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The House today is expected to vote on a bill that would expand federal funding for embryonic stem cell research. Both the House and the Senate passed the same legislation last year, and then President Bush vetoed the bill. Mr. Bush has said he's impressed by the promise of stem cell research but troubled by the fact that to create human embryonic stem cells you must destroy a human embryo.
NPR's Joe Palca has this story on what scientists have learned about embryonic stem cells, and why they're so intent on studying them.
JOE PALCA: There's an obvious reason scientists want to know more about embryonic stem cells. Many diseases occur when a specific type of tissue stops working. Neurons in the case of Parkinson's Disease, or insulin producing cells in the case of diabetes. Since embryonic stem cells can turn into any tissue type in the body, they could become a kind of universal repair kit. That's the promise. But for all their power, neuroscientist Dennis Steindler of the University of Florida says, embryonic stem cells are kind of immature.
Professor DENNIS STEINDLER (Neurobiology, University of Florida): They are sort of like children that have to be told what to do. They're very, very interested in doing a whole lot of things, and sometimes they may get carried away with it. If they build too much tissue and they do it inappropriately, then the word cancer comes in to the picture.
PALCA: Because cancer is basically cells growing widely out of control.
Mr. STEINDLER: We don't want to be putting these cells into anybody before we understand how to control them.
PALCA: Steindler says researchers are making progress controlling embryonic stem cells. They're also making progress harnessing the power of stem cells that can be obtained without destroying an embryo. These so-called adult stem cells have been found in bone marrow fat cells and even amniotic fluid. But Steindler says it's too soon to say what kind of stem cells will be most useful for therapy.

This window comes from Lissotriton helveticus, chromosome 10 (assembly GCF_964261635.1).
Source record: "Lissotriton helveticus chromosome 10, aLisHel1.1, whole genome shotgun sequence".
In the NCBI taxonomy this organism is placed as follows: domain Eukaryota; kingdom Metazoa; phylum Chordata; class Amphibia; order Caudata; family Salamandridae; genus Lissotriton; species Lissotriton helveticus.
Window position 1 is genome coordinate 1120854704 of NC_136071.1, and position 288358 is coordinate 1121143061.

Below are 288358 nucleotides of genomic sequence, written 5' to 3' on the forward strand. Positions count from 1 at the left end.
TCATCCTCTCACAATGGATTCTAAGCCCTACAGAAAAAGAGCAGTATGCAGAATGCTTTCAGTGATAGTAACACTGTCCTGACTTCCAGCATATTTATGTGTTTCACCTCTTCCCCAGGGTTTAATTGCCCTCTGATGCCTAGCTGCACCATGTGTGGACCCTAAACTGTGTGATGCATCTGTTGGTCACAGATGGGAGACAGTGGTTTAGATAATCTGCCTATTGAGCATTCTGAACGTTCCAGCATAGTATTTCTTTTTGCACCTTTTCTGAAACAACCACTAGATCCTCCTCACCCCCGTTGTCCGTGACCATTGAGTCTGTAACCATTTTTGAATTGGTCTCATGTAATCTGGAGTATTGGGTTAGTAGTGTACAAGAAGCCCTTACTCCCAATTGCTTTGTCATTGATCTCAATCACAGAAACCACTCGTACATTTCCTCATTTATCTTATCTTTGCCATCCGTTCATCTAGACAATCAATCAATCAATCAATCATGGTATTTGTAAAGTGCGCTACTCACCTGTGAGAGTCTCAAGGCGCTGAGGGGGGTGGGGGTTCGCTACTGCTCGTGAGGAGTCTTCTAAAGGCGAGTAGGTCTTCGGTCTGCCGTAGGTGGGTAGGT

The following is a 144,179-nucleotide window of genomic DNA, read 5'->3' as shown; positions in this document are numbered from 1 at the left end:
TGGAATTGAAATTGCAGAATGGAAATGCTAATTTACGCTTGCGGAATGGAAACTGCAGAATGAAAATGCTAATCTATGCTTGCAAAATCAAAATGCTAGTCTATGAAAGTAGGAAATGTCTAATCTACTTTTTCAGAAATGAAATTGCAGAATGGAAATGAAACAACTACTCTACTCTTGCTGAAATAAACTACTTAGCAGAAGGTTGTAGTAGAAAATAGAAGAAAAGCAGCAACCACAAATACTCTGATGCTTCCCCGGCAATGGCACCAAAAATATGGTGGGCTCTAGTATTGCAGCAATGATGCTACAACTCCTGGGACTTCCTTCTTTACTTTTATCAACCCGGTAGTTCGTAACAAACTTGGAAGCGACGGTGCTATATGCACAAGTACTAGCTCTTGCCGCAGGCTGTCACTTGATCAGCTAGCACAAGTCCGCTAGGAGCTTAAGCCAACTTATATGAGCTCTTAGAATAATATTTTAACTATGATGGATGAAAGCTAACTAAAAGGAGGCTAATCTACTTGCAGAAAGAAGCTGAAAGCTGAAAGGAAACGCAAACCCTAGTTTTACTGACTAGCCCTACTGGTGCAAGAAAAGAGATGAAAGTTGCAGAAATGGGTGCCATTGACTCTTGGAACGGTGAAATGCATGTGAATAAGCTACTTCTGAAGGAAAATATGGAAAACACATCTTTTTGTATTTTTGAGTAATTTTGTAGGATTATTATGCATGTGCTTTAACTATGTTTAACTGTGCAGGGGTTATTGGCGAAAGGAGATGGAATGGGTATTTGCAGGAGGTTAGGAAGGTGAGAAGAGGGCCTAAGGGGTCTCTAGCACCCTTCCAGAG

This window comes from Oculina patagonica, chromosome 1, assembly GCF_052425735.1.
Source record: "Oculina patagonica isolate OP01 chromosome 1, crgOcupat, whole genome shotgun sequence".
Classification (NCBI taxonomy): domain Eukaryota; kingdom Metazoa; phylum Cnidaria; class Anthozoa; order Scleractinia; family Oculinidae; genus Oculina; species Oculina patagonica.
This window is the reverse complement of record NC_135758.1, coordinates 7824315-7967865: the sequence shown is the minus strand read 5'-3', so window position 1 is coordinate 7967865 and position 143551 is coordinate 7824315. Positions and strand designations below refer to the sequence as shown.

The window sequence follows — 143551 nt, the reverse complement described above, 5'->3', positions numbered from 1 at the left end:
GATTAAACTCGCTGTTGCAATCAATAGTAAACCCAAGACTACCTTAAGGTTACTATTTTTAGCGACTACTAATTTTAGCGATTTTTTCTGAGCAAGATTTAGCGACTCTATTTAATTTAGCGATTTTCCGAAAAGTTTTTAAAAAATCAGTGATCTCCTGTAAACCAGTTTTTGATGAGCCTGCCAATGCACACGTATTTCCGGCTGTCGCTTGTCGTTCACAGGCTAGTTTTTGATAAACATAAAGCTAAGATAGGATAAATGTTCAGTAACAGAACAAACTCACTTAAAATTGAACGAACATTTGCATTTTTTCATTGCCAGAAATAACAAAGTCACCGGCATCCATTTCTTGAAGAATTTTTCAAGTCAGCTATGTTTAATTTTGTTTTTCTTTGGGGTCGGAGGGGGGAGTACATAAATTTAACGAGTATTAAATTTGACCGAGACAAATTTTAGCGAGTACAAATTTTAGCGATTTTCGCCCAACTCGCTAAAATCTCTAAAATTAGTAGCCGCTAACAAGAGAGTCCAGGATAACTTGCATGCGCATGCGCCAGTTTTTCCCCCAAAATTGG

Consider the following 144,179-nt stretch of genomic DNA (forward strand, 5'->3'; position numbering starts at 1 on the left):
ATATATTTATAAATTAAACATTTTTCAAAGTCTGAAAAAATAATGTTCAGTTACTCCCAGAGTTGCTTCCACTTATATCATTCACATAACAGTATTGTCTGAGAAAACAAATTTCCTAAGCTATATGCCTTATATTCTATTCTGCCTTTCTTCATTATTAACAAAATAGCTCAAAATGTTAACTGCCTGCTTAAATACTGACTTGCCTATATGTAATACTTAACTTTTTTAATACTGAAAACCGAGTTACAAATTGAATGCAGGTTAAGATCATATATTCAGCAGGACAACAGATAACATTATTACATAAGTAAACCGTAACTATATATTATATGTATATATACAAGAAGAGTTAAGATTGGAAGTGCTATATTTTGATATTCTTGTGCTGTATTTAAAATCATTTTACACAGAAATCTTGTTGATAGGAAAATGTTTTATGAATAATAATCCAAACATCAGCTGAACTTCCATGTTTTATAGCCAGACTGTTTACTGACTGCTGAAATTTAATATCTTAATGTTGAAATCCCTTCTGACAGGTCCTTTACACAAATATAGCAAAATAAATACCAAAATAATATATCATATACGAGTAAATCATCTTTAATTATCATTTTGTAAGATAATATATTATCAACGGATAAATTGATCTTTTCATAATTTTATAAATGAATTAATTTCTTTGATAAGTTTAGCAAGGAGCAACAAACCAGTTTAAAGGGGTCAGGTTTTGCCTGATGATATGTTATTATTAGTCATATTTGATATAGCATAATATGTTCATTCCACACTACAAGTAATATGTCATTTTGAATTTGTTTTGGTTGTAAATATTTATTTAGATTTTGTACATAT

And he says scientists need to push forward on all fronts. If the popular appeal of stem cells comes from their ability to regenerate tissue, some scientists think the study of embryonic stem cells will have a more immediate benefit elsewhere. Marie Csete studies stem cells at Emory University and Georgia Tech.
Dr. MARIE CSETE (Anesthesiologist, Emory University and Georgia Tech): But I think that the big bang early on is going to be that these cells are our window into the very earliest human development. We haven't had that before. We know much more about how worms and mice develop than we know about how humans develop and how diseases are patterned in a cell very early on.
PALCA: And knowing more about human development may lead to treatments for diseases that occur during pregnancy, or even prevent ones that occur in adulthood. There's no question that embryonic stem cells have prompted a national debate. Nobel Prize winner Tom Cech blames the polarized nature of the debate on restrictions the Bush administration has placed on the research. Check is president of the Howard Hughes Medical Institute.
Mr. TOM CECH (President, Howard Hughes Medical Institute): Frankly, it's caused some scientists who are normally very careful about what they might promise to be pushed out on to a precipice and to start promising hopeful medical cures, which, really, it's premature to know whether those are downstream or not.
PALCA: But Cech is certain research on embryonic stem cells will give scientists a better understanding of early human development. And neuroscientist Dennis Steindler is equally certain there will be medical benefits.
Mr. STEINDLER: We will see diseases treated and cured. There's absolutely no question about it.
PALCA: In today's Congressional debate there are bound to be legislators who embrace Steindler's prognostication and those who don't.
Joe Palca, NPR News, Washington.
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